This 45-year old patient presented with numbness and weakness in her right upper limb with signs of mild weakness and wasting of the forearm and hand intrinsic muscles and decreased pinprick sensation over the limb extending to the thorax, anteriorly and posteriorly (C6 to T2). The reflexes in the upper limb were diminished; vibration sense was normal. Examination also revealed hyperreflexia in the lower limb accompanied by mildly increased tone bilaterally with preserved sensory functions. Cranial nerve and cognitive functions were normal.

Is the problem neurological ?

The problem appears to involve the nervous system, since sensory and motor findings were evident with abnormal limb reflexes. Functional inquiry regarding other systems was unremarkable.

Where is the lesion in the nervous system ?

This question is best answered by working from the output (muscle) to the input (CNS) and considering the correlative factors for each anatomical entity which make it more or less likely to be involved in the pathophysiological process:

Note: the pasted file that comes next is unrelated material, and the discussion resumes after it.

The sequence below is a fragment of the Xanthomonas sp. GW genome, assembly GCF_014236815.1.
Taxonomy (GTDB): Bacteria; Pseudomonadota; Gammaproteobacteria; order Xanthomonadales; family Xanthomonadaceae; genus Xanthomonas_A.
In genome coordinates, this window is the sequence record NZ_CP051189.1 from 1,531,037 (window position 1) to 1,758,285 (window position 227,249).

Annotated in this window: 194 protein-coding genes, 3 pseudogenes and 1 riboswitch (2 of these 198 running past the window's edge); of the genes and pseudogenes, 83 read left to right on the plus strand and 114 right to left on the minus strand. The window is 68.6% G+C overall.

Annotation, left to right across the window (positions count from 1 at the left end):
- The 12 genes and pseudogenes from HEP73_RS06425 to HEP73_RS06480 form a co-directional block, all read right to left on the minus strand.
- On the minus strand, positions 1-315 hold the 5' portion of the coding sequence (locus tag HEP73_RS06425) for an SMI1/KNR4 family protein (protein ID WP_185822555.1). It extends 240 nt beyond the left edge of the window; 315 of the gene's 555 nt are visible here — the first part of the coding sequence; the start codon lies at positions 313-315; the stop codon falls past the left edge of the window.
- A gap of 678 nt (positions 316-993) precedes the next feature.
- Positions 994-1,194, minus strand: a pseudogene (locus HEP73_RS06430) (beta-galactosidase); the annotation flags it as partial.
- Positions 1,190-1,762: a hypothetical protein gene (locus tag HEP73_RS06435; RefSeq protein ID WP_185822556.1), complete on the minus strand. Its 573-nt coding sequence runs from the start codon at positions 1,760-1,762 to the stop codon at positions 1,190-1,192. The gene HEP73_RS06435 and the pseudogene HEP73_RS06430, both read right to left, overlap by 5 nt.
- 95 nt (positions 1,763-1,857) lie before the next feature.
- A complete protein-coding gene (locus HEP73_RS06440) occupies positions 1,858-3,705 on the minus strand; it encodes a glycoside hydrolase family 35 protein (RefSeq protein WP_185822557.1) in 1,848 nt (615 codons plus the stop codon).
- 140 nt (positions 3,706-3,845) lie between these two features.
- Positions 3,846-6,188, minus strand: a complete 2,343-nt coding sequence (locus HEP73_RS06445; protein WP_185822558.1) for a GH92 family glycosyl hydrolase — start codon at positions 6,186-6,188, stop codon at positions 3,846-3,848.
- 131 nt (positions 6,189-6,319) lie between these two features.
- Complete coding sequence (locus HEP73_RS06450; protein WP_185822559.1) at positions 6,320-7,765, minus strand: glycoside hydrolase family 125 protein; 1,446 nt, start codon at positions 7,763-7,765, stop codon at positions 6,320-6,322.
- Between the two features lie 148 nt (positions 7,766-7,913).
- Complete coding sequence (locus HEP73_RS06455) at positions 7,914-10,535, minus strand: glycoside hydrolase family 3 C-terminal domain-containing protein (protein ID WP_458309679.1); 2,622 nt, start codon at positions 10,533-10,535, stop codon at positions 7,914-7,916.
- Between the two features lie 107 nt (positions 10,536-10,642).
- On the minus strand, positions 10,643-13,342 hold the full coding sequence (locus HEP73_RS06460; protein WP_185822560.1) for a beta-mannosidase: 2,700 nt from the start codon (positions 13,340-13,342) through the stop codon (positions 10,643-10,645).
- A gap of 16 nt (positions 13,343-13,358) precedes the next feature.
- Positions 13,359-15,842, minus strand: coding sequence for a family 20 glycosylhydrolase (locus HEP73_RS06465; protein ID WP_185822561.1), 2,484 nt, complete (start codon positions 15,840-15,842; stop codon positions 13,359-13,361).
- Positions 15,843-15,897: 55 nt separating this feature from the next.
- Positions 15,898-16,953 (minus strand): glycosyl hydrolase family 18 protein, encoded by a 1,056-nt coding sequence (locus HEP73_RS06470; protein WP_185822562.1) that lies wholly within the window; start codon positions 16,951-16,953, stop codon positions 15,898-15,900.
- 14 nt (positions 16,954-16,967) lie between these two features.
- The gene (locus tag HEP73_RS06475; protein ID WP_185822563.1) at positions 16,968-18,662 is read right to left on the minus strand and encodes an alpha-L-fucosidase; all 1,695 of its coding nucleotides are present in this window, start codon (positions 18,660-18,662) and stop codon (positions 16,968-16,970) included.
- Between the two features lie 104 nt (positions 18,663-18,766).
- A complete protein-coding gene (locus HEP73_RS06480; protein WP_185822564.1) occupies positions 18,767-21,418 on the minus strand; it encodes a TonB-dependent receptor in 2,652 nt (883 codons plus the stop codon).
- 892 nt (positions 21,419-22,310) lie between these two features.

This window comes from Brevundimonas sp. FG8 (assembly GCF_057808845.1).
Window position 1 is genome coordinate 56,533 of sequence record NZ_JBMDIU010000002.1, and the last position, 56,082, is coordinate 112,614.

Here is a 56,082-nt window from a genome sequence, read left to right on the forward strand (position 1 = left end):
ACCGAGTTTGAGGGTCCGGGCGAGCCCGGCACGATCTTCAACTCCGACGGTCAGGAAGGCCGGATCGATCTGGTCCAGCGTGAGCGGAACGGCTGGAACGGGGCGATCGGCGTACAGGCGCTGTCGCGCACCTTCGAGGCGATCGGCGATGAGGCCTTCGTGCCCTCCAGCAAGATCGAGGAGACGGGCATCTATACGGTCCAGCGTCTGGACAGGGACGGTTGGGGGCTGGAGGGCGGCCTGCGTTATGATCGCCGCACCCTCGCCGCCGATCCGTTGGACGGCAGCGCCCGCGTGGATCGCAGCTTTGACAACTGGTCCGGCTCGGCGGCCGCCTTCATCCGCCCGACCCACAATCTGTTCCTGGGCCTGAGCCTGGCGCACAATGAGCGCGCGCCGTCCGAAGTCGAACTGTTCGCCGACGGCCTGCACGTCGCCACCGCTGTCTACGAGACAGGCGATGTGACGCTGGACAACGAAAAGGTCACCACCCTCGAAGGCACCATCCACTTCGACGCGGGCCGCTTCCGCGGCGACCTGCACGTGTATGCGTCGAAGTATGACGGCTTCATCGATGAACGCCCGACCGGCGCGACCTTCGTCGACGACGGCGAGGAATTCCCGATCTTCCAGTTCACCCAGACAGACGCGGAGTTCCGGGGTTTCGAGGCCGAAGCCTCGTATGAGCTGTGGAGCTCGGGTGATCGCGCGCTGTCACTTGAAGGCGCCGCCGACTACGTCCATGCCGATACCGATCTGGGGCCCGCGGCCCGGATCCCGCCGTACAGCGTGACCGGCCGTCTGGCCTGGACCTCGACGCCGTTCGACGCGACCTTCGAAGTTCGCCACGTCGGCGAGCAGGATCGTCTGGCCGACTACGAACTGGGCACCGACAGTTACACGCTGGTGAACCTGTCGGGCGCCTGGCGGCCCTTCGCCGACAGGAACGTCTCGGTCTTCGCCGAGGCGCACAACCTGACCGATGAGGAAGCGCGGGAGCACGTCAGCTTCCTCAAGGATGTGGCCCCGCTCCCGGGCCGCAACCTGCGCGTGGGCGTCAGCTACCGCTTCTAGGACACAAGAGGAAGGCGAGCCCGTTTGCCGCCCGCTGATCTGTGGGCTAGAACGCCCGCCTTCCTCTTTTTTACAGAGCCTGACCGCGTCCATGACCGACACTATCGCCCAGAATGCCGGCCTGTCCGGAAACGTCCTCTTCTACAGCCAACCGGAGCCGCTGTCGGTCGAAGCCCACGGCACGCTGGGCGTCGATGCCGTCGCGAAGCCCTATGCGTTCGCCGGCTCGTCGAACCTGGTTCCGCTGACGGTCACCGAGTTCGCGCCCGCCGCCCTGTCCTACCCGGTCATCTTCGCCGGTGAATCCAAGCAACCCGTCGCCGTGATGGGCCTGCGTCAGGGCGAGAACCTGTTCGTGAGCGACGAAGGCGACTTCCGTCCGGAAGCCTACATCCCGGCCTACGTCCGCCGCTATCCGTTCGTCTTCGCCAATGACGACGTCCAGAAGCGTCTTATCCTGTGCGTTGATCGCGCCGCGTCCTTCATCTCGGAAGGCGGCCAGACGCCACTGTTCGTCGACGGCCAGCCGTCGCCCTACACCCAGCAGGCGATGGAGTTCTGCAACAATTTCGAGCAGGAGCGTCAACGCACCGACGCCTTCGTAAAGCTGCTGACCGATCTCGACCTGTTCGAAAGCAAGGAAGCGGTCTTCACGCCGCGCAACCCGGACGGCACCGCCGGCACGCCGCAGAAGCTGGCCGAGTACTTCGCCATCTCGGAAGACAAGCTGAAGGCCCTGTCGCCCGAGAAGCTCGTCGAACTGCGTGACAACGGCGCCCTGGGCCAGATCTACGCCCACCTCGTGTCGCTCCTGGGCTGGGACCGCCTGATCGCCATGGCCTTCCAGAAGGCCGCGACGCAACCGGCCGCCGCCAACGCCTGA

Based on this analysis, the most likely site is the segmental involvement of the lower cervical spinal cord, given a sensory deficit which follows a dermatomal distribution (C6-T2), and localized motor weakness of the right upper limb. The lower limb signs are consistent with involvement of the descending tracts.


This case represents a chronic condition with progressive features. The most likely scenario is worsening of a long standing condition as opposed to a de novo etiology.